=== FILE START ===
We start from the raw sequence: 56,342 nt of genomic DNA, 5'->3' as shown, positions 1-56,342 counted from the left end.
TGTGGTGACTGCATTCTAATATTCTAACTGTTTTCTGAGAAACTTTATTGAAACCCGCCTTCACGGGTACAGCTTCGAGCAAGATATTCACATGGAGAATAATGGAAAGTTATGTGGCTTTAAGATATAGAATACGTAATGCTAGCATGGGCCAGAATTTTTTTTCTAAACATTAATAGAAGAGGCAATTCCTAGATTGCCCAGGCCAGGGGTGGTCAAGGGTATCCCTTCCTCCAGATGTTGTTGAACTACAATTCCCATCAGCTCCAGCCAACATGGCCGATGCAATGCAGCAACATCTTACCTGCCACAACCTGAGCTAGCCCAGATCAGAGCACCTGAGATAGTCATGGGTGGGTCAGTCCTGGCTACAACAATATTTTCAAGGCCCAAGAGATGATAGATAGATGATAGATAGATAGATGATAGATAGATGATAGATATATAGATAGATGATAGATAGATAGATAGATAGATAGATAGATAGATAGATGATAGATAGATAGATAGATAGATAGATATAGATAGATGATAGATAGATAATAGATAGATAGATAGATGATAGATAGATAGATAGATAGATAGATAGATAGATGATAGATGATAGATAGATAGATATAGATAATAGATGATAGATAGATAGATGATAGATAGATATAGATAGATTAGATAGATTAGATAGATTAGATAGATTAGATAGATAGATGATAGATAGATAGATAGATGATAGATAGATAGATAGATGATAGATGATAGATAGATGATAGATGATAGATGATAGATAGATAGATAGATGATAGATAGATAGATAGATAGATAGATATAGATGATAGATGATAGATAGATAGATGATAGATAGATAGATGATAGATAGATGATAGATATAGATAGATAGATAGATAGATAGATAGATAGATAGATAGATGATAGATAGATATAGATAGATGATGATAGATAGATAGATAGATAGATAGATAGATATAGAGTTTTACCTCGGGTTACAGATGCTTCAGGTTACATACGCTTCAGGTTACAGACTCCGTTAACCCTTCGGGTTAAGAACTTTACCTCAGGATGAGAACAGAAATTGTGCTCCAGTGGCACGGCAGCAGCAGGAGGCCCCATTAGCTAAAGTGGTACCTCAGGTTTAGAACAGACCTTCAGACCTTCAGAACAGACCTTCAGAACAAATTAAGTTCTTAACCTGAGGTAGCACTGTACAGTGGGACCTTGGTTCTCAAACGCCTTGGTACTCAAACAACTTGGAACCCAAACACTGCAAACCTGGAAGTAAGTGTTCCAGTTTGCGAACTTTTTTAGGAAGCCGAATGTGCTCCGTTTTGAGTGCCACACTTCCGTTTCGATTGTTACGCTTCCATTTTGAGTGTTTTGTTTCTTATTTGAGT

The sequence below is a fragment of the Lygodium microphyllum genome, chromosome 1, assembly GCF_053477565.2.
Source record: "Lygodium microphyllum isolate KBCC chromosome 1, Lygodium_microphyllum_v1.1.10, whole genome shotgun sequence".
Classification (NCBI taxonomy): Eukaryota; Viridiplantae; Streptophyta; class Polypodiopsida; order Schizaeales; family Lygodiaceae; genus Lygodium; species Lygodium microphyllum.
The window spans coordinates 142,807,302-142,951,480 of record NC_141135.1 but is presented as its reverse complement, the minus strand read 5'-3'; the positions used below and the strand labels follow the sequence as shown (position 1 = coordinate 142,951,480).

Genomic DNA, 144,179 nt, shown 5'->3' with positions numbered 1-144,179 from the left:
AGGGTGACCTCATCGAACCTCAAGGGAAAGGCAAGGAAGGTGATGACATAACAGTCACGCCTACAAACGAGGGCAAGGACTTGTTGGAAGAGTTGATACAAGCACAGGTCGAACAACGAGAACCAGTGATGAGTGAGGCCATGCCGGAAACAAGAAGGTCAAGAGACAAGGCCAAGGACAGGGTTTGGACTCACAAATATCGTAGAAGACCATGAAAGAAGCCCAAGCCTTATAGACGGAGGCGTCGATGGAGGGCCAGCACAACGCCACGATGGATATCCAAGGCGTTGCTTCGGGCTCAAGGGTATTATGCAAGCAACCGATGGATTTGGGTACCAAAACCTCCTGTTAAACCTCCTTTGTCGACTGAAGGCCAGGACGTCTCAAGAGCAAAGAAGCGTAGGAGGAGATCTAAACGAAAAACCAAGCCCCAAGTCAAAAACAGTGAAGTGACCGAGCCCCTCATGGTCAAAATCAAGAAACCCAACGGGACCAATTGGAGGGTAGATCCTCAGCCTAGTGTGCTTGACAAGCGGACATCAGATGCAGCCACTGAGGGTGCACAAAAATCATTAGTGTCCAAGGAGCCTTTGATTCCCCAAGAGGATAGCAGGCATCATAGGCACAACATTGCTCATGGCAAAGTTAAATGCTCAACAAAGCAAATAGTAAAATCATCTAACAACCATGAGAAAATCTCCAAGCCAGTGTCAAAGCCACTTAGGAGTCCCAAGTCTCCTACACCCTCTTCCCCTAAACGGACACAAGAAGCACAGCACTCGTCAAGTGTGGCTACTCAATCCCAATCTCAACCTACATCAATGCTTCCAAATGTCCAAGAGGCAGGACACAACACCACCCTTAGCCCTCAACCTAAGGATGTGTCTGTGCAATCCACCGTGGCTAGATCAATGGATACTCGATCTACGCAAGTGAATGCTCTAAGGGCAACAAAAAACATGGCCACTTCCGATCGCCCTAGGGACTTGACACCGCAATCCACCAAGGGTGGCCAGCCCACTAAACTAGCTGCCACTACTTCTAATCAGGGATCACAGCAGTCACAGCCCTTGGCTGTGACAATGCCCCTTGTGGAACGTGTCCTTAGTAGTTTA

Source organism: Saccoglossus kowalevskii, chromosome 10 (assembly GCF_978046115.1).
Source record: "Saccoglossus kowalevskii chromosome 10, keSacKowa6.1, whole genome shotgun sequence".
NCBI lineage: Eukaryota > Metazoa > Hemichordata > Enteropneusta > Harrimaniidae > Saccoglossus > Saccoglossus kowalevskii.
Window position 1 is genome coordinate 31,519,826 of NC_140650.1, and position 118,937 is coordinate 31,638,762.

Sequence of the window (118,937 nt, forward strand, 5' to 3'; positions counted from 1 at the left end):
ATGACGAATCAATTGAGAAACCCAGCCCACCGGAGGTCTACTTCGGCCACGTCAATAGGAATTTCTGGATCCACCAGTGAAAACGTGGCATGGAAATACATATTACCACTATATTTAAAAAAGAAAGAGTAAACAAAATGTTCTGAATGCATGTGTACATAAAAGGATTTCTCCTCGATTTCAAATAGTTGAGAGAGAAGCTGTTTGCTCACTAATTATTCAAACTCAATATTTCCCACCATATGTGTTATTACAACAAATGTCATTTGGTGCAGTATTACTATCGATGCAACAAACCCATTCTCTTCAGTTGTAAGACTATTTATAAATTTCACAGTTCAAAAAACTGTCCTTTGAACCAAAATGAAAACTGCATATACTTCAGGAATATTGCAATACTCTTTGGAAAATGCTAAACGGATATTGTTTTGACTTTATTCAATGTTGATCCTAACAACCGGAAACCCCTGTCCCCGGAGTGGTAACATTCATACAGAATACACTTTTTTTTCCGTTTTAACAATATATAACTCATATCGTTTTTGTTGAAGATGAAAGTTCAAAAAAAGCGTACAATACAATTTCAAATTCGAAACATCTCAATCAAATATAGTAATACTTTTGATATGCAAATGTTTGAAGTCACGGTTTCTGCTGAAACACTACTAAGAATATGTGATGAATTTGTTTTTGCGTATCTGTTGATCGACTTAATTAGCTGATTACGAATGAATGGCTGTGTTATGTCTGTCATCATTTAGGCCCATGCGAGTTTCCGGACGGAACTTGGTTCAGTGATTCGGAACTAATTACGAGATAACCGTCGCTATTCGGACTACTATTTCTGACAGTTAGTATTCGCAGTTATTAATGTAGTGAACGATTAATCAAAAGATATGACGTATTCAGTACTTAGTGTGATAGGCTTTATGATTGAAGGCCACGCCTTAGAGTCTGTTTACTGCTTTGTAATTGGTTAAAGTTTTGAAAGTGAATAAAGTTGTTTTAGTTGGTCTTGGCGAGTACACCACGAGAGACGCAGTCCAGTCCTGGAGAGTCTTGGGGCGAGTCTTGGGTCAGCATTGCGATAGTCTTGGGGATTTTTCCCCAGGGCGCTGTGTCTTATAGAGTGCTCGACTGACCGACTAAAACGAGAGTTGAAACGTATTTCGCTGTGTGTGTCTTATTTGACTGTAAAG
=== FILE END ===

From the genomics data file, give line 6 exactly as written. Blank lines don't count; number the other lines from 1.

The window spans coordinates 142,807,302-142,951,480 of record NC_141135.1 but is presented as its reverse complement, the minus strand read 5'-3'; the positions used below and the strand labels follow the sequence as shown (position 1 = coordinate 142,951,480).